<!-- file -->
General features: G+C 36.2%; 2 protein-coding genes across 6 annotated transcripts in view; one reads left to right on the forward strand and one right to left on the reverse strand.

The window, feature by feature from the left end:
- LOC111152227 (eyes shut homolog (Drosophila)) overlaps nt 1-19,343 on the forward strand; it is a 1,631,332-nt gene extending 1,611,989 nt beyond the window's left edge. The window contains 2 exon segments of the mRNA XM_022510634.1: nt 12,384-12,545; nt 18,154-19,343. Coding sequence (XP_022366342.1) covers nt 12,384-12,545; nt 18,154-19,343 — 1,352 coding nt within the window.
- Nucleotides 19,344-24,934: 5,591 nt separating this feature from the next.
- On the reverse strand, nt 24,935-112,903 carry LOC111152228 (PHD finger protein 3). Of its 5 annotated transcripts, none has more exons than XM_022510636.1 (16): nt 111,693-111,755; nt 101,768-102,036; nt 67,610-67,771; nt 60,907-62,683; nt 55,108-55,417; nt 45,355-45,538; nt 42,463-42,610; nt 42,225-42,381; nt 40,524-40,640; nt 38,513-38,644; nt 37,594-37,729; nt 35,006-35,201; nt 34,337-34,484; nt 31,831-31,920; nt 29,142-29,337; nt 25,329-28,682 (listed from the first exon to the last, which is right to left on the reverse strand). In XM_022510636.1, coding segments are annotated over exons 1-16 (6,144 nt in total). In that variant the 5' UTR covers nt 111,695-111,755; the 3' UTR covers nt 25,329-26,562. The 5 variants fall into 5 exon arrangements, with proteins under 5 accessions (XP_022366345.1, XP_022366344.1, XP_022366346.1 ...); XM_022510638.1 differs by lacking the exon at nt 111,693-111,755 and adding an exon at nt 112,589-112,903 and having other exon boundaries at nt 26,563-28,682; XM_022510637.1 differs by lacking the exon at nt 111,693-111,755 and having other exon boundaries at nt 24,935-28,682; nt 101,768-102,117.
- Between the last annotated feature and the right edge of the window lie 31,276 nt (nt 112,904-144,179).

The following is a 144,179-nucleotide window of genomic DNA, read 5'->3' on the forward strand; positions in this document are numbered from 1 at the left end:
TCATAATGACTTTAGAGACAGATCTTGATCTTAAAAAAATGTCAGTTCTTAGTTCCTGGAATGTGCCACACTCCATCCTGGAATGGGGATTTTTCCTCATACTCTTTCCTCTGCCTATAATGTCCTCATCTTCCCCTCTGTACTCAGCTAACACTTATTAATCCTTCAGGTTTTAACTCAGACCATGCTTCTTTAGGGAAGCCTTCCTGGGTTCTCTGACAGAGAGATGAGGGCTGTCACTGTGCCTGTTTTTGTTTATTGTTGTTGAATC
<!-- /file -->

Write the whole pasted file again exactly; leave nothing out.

General features: G+C 36.2%; 2 protein-coding genes across 6 annotated transcripts in view; one reads left to right on the forward strand and one right to left on the reverse strand.

The window, feature by feature from the left end:
- LOC111152227 (eyes shut homolog (Drosophila)) overlaps nt 1-19,343 on the forward strand; it is a 1,631,332-nt gene extending 1,611,989 nt beyond the window's left edge. The window contains 2 exon segments of the mRNA XM_022510634.1: nt 12,384-12,545; nt 18,154-19,343. Coding sequence (XP_022366342.1) covers nt 12,384-12,545; nt 18,154-19,343 — 1,352 coding nt within the window.
- Nucleotides 19,344-24,934: 5,591 nt separating this feature from the next.
- On the reverse strand, nt 24,935-112,903 carry LOC111152228 (PHD finger protein 3). Of its 5 annotated transcripts, none has more exons than XM_022510636.1 (16): nt 111,693-111,755; nt 101,768-102,036; nt 67,610-67,771; nt 60,907-62,683; nt 55,108-55,417; nt 45,355-45,538; nt 42,463-42,610; nt 42,225-42,381; nt 40,524-40,640; nt 38,513-38,644; nt 37,594-37,729; nt 35,006-35,201; nt 34,337-34,484; nt 31,831-31,920; nt 29,142-29,337; nt 25,329-28,682 (listed from the first exon to the last, which is right to left on the reverse strand). In XM_022510636.1, coding segments are annotated over exons 1-16 (6,144 nt in total). In that variant the 5' UTR covers nt 111,695-111,755; the 3' UTR covers nt 25,329-26,562. The 5 variants fall into 5 exon arrangements, with proteins under 5 accessions (XP_022366345.1, XP_022366344.1, XP_022366346.1 ...); XM_022510638.1 differs by lacking the exon at nt 111,693-111,755 and adding an exon at nt 112,589-112,903 and having other exon boundaries at nt 26,563-28,682; XM_022510637.1 differs by lacking the exon at nt 111,693-111,755 and having other exon boundaries at nt 24,935-28,682; nt 101,768-102,117.
- Between the last annotated feature and the right edge of the window lie 31,276 nt (nt 112,904-144,179).

The following is a 144,179-nucleotide window of genomic DNA, read 5'->3' on the forward strand; positions in this document are numbered from 1 at the left end:
TCATAATGACTTTAGAGACAGATCTTGATCTTAAAAAAATGTCAGTTCTTAGTTCCTGGAATGTGCCACACTCCATCCTGGAATGGGGATTTTTCCTCATACTCTTTCCTCTGCCTATAATGTCCTCATCTTCCCCTCTGTACTCAGCTAACACTTATTAATCCTTCAGGTTTTAACTCAGACCATGCTTCTTTAGGGAAGCCTTCCTGGGTTCTCTGACAGAGAGATGAGGGCTGTCACTGTGCCTGTTTTTGTTTATTGTTGTTGAATC